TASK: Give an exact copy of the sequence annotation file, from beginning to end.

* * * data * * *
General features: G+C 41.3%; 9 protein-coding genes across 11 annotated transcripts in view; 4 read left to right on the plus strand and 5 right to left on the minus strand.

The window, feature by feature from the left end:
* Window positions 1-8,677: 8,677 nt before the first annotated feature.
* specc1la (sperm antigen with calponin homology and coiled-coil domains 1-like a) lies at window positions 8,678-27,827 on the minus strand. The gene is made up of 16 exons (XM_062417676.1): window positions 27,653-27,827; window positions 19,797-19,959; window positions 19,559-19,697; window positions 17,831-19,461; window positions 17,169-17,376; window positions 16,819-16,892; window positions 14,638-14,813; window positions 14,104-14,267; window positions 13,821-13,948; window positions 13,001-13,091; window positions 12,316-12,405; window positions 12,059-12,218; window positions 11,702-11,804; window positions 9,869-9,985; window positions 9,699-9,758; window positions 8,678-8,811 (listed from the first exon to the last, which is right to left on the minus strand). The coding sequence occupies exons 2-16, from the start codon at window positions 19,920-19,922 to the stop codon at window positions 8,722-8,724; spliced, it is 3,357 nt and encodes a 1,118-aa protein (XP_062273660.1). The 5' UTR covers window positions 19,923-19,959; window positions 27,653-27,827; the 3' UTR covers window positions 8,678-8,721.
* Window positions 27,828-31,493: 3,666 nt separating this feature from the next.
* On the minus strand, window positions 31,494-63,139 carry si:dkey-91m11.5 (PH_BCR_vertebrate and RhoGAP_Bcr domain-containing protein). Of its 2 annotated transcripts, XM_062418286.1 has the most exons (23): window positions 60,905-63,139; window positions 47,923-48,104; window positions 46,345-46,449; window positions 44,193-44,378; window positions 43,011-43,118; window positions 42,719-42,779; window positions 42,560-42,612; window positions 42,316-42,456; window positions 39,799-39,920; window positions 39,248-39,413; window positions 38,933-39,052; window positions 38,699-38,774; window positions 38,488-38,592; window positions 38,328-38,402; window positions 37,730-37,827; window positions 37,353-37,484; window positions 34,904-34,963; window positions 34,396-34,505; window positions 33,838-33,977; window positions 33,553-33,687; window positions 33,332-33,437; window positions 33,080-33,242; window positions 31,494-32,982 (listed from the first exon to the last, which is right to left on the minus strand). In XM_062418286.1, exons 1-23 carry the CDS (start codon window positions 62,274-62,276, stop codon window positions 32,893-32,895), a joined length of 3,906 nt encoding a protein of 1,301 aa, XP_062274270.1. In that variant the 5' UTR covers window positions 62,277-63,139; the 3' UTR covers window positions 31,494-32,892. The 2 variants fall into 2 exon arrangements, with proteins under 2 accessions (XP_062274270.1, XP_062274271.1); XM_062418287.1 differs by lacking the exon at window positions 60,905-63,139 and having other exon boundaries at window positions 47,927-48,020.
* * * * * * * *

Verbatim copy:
General features: G+C 41.3%; 9 protein-coding genes across 11 annotated transcripts in view; 4 read left to right on the plus strand and 5 right to left on the minus strand.

The window, feature by feature from the left end:
* Window positions 1-8,677: 8,677 nt before the first annotated feature.
* specc1la (sperm antigen with calponin homology and coiled-coil domains 1-like a) lies at window positions 8,678-27,827 on the minus strand. The gene is made up of 16 exons (XM_062417676.1): window positions 27,653-27,827; window positions 19,797-19,959; window positions 19,559-19,697; window positions 17,831-19,461; window positions 17,169-17,376; window positions 16,819-16,892; window positions 14,638-14,813; window positions 14,104-14,267; window positions 13,821-13,948; window positions 13,001-13,091; window positions 12,316-12,405; window positions 12,059-12,218; window positions 11,702-11,804; window positions 9,869-9,985; window positions 9,699-9,758; window positions 8,678-8,811 (listed from the first exon to the last, which is right to left on the minus strand). The coding sequence occupies exons 2-16, from the start codon at window positions 19,920-19,922 to the stop codon at window positions 8,722-8,724; spliced, it is 3,357 nt and encodes a 1,118-aa protein (XP_062273660.1). The 5' UTR covers window positions 19,923-19,959; window positions 27,653-27,827; the 3' UTR covers window positions 8,678-8,721.
* Window positions 27,828-31,493: 3,666 nt separating this feature from the next.
* On the minus strand, window positions 31,494-63,139 carry si:dkey-91m11.5 (PH_BCR_vertebrate and RhoGAP_Bcr domain-containing protein). Of its 2 annotated transcripts, XM_062418286.1 has the most exons (23): window positions 60,905-63,139; window positions 47,923-48,104; window positions 46,345-46,449; window positions 44,193-44,378; window positions 43,011-43,118; window positions 42,719-42,779; window positions 42,560-42,612; window positions 42,316-42,456; window positions 39,799-39,920; window positions 39,248-39,413; window positions 38,933-39,052; window positions 38,699-38,774; window positions 38,488-38,592; window positions 38,328-38,402; window positions 37,730-37,827; window positions 37,353-37,484; window positions 34,904-34,963; window positions 34,396-34,505; window positions 33,838-33,977; window positions 33,553-33,687; window positions 33,332-33,437; window positions 33,080-33,242; window positions 31,494-32,982 (listed from the first exon to the last, which is right to left on the minus strand). In XM_062418286.1, exons 1-23 carry the CDS (start codon window positions 62,274-62,276, stop codon window positions 32,893-32,895), a joined length of 3,906 nt encoding a protein of 1,301 aa, XP_062274270.1. In that variant the 5' UTR covers window positions 62,277-63,139; the 3' UTR covers window positions 31,494-32,892. The 2 variants fall into 2 exon arrangements, with proteins under 2 accessions (XP_062274270.1, XP_062274271.1); XM_062418287.1 differs by lacking the exon at window positions 60,905-63,139 and having other exon boundaries at window positions 47,927-48,020.